Breeding for disease resistance is considered the most sustainable method to reduce production losses due to diseases. Breeding for ALS resistance has mainly relied on phenotypic selection (Arantes et al. 2010), but occasionally MAS has been employed (Namayanja et al. 2006). A variety of molecular marker systems has been used to study disease resistance in common bean. Recently, SNP markers are becoming the dominant marker type as they are the most abundant and amendable to high-throughput genotyping platforms. SNP-based markers tagging ALS resistance have been converted from previous marker systems. Markers that are tightly linked to the resistance gene and highly specific for the resistance source are available for Phg-4 (Keller et al. 2015), and whole-genome sequencing data were used to develop germplasm-specific markers for five ALS resistance loci (Lobaton et al. 2018).

This study aimed to characterize and fine-map the Phg-2 gene and to develop molecular breeding tools to utilize this ALS resistance gene in breeding. Mesoamerican pre-breeding lines carrying Phg-2 from the resistance source G10474 were available to introgress the resistance locus into Andean elite germplasm. Genetic fine-mapping was used to delimit the Phg-2 locus. Breeder-ready markers were developed and validated in complex genetic backgrounds evaluated for disease resistance in several field trials.

Materials and methods

Plant material

Several Mesoamerican pre-breeding lines coded MAB (after “mancha angular” the Spanish word for ALS) with the pedigree (MD 23-24 × (G4691 × G10474)) × (G4090 × 9824-56-2) were developed at the International Center for Tropical Agriculture (CIAT, Colombia). The elite Mesoamerican breeding line MD 23-24 was crossed with ALS resistance sources G10474 and G4691 and sources for Bean Common Mosaic Virus. Different resistance sources were used in the crosses, following a strategy to pyramid several resistance genes in the same germplasm. The MAB lines selected for this study were: MAB 348, MAB 349, MAB 351, MAB 352, MAB 353, MAB 354, and MAB 484, due to their observed resistance to the disease in the field (CIAT location Santander de Quilichao, Colombia). Only the line MAB 484 has a different pedigree ((MAB 163 × SER 31) × (SEN 22 × SER 7)) compared to the other MAB lines described above.

To further introgress ALS resistance into beans with Andean seed type, MAB lines were crossed to CAL 96 and other elite Andean breeding germplasm. The populations used for fine-mapping in this project are crosses between the seven MAB lines and CAL 96 (pedigree: MAB × CAL 96). CAL 96 is a commercial variety from the Andean gene pool valued for its high-quality grain and its wide adaptation in East and Southern Africa, which is susceptible to ALS. As generations were advanced, plants that were heterozygous for associated markers were identified to create residual heterozygous lines (RHL), as a tool for fine-mapping.

ALS phenotyping

Phenotypic evaluations under greenhouse conditions were carried out at CIAT headquarters in Palmira, Colombia (latitude 3° 29′ N; longitude 76° 21′ W; 965 masl, average temperature 23 °C).

Four different isolates of the pathogen P. griseola were tested to evaluate the response of the samples to the infection. Colombian isolate Pg331-1 from Santander de Quilichao belonging to race 63–63 was selected for the screening of the population because the disease response showed clear differentiation between resistant and susceptible plants. For field inoculations, isolates are used that have been collected at those same locations.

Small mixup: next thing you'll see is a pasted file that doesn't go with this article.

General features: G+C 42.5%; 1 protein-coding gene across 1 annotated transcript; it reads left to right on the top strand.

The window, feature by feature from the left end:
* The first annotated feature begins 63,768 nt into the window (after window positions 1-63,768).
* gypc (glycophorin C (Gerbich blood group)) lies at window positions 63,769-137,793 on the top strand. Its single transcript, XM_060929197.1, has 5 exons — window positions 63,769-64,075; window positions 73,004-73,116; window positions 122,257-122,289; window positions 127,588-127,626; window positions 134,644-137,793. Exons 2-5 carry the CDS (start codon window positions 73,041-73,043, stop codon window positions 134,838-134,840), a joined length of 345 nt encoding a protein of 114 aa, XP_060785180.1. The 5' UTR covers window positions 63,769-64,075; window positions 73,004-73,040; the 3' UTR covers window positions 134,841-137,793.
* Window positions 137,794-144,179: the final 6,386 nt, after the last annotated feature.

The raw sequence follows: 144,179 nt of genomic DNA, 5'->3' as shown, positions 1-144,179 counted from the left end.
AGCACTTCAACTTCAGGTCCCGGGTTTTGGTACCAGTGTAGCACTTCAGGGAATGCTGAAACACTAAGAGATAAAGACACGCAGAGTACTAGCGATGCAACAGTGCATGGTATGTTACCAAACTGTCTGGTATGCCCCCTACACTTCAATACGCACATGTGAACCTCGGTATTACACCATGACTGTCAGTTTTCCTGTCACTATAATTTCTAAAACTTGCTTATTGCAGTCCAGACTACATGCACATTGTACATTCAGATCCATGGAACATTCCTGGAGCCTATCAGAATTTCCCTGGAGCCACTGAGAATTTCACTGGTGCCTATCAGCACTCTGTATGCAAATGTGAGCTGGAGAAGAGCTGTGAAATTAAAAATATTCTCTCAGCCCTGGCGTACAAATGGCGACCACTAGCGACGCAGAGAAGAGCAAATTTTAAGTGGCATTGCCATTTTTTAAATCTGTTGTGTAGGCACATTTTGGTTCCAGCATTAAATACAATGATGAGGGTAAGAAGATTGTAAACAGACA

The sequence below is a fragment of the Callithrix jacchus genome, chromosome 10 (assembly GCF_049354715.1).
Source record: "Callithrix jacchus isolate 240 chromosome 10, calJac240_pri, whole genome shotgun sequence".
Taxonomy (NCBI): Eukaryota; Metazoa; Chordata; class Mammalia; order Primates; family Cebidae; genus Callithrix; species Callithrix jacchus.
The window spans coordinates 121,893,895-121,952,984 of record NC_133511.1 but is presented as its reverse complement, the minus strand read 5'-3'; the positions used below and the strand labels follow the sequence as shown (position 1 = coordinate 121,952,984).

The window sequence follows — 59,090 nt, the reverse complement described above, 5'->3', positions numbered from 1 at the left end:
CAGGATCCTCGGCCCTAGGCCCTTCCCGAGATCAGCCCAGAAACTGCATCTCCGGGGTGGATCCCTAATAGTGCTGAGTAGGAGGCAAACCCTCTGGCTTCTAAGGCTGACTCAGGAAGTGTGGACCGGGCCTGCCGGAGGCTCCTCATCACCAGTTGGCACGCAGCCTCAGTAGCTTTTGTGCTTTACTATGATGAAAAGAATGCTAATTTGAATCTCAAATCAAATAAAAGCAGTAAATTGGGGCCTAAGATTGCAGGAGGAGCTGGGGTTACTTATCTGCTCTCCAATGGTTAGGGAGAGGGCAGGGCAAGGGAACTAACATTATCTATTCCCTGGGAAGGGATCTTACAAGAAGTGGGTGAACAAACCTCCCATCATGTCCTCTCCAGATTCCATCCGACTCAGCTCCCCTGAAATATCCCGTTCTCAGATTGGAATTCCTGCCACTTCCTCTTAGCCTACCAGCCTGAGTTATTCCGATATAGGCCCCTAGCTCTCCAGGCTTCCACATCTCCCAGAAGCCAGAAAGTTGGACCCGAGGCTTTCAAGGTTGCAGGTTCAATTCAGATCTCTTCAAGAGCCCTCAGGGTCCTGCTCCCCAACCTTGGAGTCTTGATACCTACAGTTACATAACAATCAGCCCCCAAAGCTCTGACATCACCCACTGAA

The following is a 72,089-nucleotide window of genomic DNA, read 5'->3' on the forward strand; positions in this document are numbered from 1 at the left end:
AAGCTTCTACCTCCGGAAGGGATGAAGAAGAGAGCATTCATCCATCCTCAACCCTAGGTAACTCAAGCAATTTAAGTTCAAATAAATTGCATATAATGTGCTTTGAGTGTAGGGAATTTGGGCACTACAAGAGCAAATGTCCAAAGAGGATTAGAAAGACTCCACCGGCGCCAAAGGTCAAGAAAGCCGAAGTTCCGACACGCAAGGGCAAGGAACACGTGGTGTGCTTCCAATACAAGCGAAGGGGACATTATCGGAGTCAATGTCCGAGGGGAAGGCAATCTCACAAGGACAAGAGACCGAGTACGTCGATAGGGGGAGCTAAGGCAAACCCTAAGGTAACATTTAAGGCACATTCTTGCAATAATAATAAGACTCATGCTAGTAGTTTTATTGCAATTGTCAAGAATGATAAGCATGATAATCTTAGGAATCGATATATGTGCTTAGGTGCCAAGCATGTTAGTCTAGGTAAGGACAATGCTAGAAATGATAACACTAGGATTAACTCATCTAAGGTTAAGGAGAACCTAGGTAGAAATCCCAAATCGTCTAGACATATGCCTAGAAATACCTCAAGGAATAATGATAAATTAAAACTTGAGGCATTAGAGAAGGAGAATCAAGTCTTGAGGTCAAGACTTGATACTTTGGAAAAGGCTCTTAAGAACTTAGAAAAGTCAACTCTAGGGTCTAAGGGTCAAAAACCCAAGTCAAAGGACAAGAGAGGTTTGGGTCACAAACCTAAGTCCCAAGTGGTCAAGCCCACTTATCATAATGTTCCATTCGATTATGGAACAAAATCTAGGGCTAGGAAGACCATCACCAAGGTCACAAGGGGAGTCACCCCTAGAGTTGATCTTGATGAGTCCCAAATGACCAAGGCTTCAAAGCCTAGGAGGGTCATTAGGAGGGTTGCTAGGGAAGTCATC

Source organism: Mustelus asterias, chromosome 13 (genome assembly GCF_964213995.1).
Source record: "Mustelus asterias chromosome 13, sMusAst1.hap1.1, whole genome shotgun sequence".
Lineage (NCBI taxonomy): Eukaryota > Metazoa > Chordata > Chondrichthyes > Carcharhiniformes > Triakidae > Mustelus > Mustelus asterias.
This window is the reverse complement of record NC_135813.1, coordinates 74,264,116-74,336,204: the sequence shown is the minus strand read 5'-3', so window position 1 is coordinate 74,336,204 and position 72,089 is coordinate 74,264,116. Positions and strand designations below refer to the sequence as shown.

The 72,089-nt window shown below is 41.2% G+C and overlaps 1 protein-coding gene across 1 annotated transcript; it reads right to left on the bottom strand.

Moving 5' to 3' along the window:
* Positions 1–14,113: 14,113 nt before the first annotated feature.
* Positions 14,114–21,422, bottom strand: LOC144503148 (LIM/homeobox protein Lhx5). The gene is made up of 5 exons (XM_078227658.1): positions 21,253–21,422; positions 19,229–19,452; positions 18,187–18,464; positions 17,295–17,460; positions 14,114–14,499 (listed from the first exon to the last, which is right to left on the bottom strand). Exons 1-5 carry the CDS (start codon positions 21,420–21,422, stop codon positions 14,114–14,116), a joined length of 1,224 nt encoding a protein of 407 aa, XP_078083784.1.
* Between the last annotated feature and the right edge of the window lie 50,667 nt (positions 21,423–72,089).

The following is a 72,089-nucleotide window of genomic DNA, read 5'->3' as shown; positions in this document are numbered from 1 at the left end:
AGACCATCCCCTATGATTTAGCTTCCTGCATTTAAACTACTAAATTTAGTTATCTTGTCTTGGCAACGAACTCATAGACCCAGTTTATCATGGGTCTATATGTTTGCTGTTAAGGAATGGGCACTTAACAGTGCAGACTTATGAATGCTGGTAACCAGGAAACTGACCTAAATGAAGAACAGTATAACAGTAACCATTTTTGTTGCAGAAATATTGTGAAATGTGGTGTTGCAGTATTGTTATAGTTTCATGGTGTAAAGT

For phenotypic evaluations during the fine-mapping process, plants were grown in the greenhouse and inoculated with the isolate 17 days after sowing following CIAT’s standard evaluation procedures (Castellanos et al. 2011). Disease development was recorded 10, 12, 14 and 17 days after inoculation using a standard visual scale where scores 1–3 represent resistant, 4–6 intermediate and 7–9 susceptible plants (van Schoonhoven and Pastor-Corrales 1987). The area under disease progress curve (AUDPC) was calculated and used to classify plants into resistant (AUDPC ≤ 20) or susceptible (AUDPC > 20) (Mahuku et al. 2004).

ALS was evaluated in the field in Darien, Colombia (3° 55′N latitude, 76° 28′W longitude, 1457 masl), and Santander de Quilichao (3° 06′N latitude, 76° 31′W longitude, 990 masl) applying three ALS inoculations.

In Darien, F3:4 populations were sown in June 2014 in two non-replicated experiments. The first experiment was inoculated with a mix of Mesoamerican ALS isolates Pg348-1 (race 31–47), Pg353-1 (63–47), and Pg355-1 (15–47), and the second experiment was inoculated with a mix of Andean ALS isolates Pg401-1 (15–0), Pg420-1 (63–0), and Pg422-1 (30–0). ALS lesions on leaves were evaluated 47, 61 and 75 days after sowing, phenotypically segregating lines were ignored, mean values of three evaluations were analyzed. ALS was scored in pods once 89 days after sowing.

In Quilichao, Mesoamerican F1:2 populations were sown in March 2017, without replications. Two rows of 3 m (3.60 m2) of each material were sown. Inoculations were carried out 24, 31 and 38 days after sowing with a mix of isolates Pg3 (race 63–0), Pg15 (7–35), Pg32 (31–55), Pg61 (13–63), Pg318 (15–39), Pg254 (31–47), and Pg66 (63–0).

ALS lesions on leaves were evaluated 57 days after sowing; for segregating rows, the highest scoring plant was recorded. Individual selections of these lines were sown for evaluation in the following generation in Darien in October 2017, in a non-replicated trial in rows of 2.80 m. ALS lesions on leaves were evaluated 55 days after sowing; segregating rows were ignored in the analysis.